Is the Age of Facebook over?

  • Facebook posts good profits in Q1
  • But questions of relevance rising
  • Will Facebook see another decade of dominance?

Over the past decade, Facebook has become synonymous with the idea of success on the internet. The noughties have been typified by three great tech companies: for software, Google; for hardware, Apple; and for the web and the way we interact with it, Facebook.

Love it or hate it, the influence of Facebook on our society is impossible to deny. Facebook is both a noun and a verb in today’s culture; it’s a movie star in its own way, and the subject of multiple books and a great deal of academic study. In movies, television, and fiction, Facebook is a ubiquitous concept that no longer requires explanation. One wonders how, in the future, Facebook will be perceived: whether the flashes of it from movies made in 2010 will be an old-fashioned version of a very current piece of daily life (like the phones used in 1940s movies - instantly recognisable, despite the fact that we never use them), or whether it will be an antique, recognisable but no longer relevant, if it’s recognised at all.

This is the great question of the next decade. The noughties were all about Facebook proving its dominance: now it’s time for Mark Zuckerberg to step up to the plate and prove its sustainability and adaptability.


By the numbers

With the end of the first quarter, Facebook have announced to their stocktakers and spectators how they’re doing.

As always with the giant company, it’s fairly impressive. The two major results are in revenue and users, where Facebook has reported:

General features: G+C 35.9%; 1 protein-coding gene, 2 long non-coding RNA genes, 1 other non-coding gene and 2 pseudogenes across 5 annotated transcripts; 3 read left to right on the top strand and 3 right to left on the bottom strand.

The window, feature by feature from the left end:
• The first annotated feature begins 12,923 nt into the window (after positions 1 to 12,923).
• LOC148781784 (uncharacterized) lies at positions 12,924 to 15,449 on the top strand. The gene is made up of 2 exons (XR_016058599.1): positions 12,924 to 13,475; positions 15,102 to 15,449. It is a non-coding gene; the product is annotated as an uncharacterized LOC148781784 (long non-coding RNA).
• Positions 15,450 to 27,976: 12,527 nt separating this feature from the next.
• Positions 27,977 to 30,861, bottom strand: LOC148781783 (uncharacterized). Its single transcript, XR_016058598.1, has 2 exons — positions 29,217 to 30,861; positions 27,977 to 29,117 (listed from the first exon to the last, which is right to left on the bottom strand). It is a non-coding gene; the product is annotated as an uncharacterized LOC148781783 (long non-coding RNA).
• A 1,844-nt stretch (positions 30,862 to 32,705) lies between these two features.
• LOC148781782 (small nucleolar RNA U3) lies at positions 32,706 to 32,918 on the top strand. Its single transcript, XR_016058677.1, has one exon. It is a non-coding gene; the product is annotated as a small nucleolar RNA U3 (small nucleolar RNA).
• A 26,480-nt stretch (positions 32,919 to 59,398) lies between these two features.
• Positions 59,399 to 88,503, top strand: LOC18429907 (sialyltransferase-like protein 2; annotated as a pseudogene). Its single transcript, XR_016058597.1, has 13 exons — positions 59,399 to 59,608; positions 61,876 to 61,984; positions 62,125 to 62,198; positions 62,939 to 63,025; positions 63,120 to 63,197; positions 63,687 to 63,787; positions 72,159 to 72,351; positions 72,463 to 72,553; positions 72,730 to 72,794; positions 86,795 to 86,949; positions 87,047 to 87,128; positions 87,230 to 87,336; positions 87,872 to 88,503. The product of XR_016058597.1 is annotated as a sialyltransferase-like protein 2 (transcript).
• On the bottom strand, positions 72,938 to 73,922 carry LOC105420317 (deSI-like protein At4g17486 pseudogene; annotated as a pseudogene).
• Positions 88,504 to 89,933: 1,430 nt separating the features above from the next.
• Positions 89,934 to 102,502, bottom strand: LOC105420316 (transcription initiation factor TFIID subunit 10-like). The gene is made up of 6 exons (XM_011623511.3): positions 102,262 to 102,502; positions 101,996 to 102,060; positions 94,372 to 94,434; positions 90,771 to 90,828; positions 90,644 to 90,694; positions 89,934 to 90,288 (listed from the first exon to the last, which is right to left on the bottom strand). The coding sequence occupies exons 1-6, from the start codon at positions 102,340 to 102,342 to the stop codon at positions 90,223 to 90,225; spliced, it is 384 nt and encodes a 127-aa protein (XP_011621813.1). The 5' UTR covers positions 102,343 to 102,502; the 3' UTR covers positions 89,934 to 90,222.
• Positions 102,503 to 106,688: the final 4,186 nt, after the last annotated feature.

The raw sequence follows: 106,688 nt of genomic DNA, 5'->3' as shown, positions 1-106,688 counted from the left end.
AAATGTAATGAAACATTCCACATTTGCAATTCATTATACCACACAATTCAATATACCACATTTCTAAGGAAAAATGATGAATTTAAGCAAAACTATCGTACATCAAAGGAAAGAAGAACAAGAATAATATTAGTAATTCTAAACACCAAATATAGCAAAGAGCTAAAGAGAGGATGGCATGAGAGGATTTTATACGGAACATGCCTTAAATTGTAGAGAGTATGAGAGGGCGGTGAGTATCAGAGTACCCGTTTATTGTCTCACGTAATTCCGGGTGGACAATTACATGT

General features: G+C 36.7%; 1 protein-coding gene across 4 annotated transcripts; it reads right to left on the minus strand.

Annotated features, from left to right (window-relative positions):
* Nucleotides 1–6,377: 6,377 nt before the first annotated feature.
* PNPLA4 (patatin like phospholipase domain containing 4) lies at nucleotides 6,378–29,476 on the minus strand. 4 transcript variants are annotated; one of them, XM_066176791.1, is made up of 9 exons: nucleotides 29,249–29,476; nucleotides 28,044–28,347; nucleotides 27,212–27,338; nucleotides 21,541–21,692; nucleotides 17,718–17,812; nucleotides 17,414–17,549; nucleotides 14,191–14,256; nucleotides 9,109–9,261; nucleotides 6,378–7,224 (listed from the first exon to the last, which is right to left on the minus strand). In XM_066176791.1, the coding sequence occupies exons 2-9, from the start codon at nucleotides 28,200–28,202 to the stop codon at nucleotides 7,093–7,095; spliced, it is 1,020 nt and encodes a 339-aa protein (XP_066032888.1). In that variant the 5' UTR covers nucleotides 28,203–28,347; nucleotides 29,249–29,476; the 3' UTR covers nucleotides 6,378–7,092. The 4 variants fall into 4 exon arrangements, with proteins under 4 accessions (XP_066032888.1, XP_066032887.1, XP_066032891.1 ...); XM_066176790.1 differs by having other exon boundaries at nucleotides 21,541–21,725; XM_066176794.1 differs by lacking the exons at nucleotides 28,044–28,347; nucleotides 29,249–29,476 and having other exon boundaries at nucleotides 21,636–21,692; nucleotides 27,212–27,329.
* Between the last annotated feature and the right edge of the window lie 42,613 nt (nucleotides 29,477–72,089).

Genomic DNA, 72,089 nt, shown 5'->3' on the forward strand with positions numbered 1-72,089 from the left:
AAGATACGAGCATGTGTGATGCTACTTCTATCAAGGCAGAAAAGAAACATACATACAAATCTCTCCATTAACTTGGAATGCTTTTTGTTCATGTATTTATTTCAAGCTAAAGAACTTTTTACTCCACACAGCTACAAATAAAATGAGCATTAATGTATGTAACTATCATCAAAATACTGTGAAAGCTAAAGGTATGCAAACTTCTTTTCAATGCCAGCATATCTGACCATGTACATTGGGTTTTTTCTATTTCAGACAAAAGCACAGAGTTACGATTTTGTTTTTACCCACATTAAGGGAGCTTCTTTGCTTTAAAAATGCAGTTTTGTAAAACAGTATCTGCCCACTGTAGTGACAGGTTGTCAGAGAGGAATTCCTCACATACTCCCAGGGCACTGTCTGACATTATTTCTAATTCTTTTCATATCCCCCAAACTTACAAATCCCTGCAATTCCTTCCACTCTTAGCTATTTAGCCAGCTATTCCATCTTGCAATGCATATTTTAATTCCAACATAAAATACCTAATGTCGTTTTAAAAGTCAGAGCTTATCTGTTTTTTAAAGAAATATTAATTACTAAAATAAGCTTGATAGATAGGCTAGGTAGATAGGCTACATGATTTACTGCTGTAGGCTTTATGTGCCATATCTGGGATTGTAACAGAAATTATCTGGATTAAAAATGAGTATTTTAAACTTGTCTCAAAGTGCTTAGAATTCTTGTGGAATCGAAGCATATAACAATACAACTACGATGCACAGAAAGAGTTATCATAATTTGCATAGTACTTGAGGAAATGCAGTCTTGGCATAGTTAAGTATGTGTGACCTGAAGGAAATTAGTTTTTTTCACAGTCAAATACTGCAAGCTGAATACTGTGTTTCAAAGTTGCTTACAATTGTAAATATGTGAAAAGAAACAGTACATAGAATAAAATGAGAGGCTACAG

• a total revenue of $1.46 billion, with mobile ad revenue constituting 30 percent of the overall ad revenue, and beating Wall Street analyst expectation of $1.44 billion - however, down from last quarter’s revenues of $1.59 billion;
  • 1.1 billion users every month;
  • with an average 665 million daily active users in March, up from 618 million in Q4 2012.

It’s a very slight slump from the profits of quarters before, but Facebook and their investors were expecting it. In fact, Facebook has already referred to 2013 as an “investment year”, focusing on profits in the future rather than profits right now.

Facebook has taken a step back from the profit generating focus for the past few months, focusing instead on long term investment and adaptability for the future. The $1bn purchase of Instagram - as of yet not monetized - helped to take out one of their biggest competitors, they’ve been investing a lot in getting their mobile platform up and running - better late than never - and focusing on new ideas, such as the Android app Facebook Home, which turns your phone’s lock screen into a revolving set of images and updates from your Facebook feed.